Sustaining our Traditions and Culture
Sustaining our Traditions and Culture
Tulalip Natural Resources Department image of near Tulalip estuary and uplands with urban development encroachment
Sustaining our Traditions and Culture

Riparian Restoration

Streams, shorelines, lakes, and riparian areas are some of the most precious natural resources on and off of the Tulalip Reservation. These critical water resources sustain habitat, fisheries, and the Tulalip people. Native trees and shrubs adjacent to streams, lakes and wetlands provide habitat, food, nutrients, and increase water quality by providing shade and water filtration to benefit people, fish and wildlife. Invasive plants threaten the integrity of these valuable natural systems, and can also pose risks to public health.

The Restoration, Acquisition and Stewardship Program works both on and off the reservation within priority areas to plant and maintain native trees and shrubs to enhance riparian conditions and benefit both people as well as the natural environment. This effort helps provide clean, cool water for healthy people and fish as well as provide ecosystem resiliency to global climate change on our riparian areas. It also helps suppress a variety of harmful non-native invasive species.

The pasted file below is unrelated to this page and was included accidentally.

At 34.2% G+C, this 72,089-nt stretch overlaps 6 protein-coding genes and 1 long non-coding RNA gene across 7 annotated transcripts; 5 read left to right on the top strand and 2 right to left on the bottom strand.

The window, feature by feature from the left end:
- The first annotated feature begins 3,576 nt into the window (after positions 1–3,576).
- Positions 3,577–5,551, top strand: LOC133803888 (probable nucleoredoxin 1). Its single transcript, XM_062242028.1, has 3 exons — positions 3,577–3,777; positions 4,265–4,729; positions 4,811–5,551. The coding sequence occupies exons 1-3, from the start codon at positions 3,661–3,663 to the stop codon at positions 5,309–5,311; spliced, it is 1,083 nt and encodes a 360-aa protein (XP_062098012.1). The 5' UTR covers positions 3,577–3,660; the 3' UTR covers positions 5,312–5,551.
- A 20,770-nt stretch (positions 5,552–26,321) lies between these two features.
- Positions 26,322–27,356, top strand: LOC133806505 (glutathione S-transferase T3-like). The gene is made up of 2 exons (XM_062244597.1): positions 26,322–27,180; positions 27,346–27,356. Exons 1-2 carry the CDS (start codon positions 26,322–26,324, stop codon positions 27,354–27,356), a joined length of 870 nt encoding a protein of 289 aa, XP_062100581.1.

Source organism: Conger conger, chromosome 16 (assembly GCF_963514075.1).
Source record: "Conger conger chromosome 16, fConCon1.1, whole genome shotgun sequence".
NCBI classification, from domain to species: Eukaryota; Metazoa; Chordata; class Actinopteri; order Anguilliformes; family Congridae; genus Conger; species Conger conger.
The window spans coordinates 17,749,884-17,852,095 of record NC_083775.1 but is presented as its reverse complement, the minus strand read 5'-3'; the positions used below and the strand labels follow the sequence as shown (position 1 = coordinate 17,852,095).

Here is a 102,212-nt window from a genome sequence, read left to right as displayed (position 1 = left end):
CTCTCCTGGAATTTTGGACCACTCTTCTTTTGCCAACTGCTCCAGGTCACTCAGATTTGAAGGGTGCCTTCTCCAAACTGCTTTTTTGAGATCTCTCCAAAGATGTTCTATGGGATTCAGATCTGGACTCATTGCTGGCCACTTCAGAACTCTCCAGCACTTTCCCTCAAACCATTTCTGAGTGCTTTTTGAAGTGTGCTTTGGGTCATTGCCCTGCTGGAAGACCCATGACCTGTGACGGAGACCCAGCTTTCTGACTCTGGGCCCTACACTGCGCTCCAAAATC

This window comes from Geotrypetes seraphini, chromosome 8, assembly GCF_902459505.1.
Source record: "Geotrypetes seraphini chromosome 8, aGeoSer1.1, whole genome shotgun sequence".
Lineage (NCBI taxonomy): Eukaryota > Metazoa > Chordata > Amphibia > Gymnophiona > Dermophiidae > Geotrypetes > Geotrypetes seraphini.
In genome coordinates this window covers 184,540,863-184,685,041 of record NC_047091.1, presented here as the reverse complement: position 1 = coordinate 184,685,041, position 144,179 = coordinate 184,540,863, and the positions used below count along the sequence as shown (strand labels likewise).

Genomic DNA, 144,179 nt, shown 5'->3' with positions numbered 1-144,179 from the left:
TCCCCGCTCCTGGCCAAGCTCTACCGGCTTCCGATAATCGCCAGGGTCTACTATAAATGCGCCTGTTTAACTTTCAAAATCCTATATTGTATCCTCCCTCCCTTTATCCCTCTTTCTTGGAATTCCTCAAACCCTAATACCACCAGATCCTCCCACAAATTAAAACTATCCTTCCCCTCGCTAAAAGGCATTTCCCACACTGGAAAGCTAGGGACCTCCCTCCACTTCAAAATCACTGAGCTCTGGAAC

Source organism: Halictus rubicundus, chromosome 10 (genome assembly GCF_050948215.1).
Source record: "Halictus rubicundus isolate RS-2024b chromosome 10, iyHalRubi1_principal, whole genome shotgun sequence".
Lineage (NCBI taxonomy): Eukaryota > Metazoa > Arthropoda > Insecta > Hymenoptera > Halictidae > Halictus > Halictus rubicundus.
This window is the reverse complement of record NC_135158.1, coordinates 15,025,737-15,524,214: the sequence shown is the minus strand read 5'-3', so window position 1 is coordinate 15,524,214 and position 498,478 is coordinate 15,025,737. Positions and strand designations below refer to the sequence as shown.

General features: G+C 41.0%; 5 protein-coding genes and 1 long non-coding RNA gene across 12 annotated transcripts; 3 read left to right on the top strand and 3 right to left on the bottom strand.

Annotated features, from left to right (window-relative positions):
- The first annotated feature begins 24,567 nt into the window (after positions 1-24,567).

The Tulalip Reservation and surrounding area is known to contain a variety of harmful non-native plant species. Our program works closely with Snohomish County, the Washington State Department of Agriculture, Washington State University, and others in invasive species control efforts. Significant work has also been done to identify and quantify the extent of on reservation non-native plant infestations.

Primary invasive plant species of concern include:

  • Japanese knotweed (Polygonum cuspidatum)
  • Scotch (Scot's) broom (Cytisus scoparius)
  • Poison hemlock (Conium maculatum)
  • Cordgrass (Spartina alterniflora)
  • Butterfly bush (Buddleja davidii)
  • Perennial pepperweed (Lepidium latifolium)
  • Purple loosestrife (Lythrum salicaria)

Other invasive species of concern:

  • Common reed (Phragmites australis)
  • Giant hogweed (Heracleum mantegazzianum)
  • Tansy ragwort (Senecio jacobaea)
  • Canada thistle (Cirsium arvense)
  • English ivy (Hedera helix)
  • Yellow archangel (Lamium galeobdolon)
  • Field bindweed (Convolvulus arvensis)
  • Common periwinkle (Vinca minor)
  • Bittersweet nightshade (Solanum dulcamara)


Tulalip Tribes Natural Resources - Bloomerang donation button

Your donation will support this important work! We work with The Tulalip Foundation to identify and fund exciting projects. Click the below Donate button to be directed to The Tulalip Foundation donation page, and select "NR Restoration Program" from the "My donation is for" dropdown menu.


Tulalip Natural Resources Department link to Snohomish County using Snohomish County image Tulalip Natural Resources Department link to Washington State Department of Natural Resources Tulalip Natural Resources Department link to the Washington State University Extension program using WSU image
Tulalip Natural Resources Department line art image of forest or wetland area